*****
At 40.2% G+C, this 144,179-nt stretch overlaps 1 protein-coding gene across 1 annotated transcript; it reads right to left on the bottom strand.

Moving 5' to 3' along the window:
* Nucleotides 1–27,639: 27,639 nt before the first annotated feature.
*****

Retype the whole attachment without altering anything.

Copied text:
At 40.2% G+C, this 144,179-nt stretch overlaps 1 protein-coding gene across 1 annotated transcript; it reads right to left on the bottom strand.

Moving 5' to 3' along the window:
* Nucleotides 1–27,639: 27,639 nt before the first annotated feature.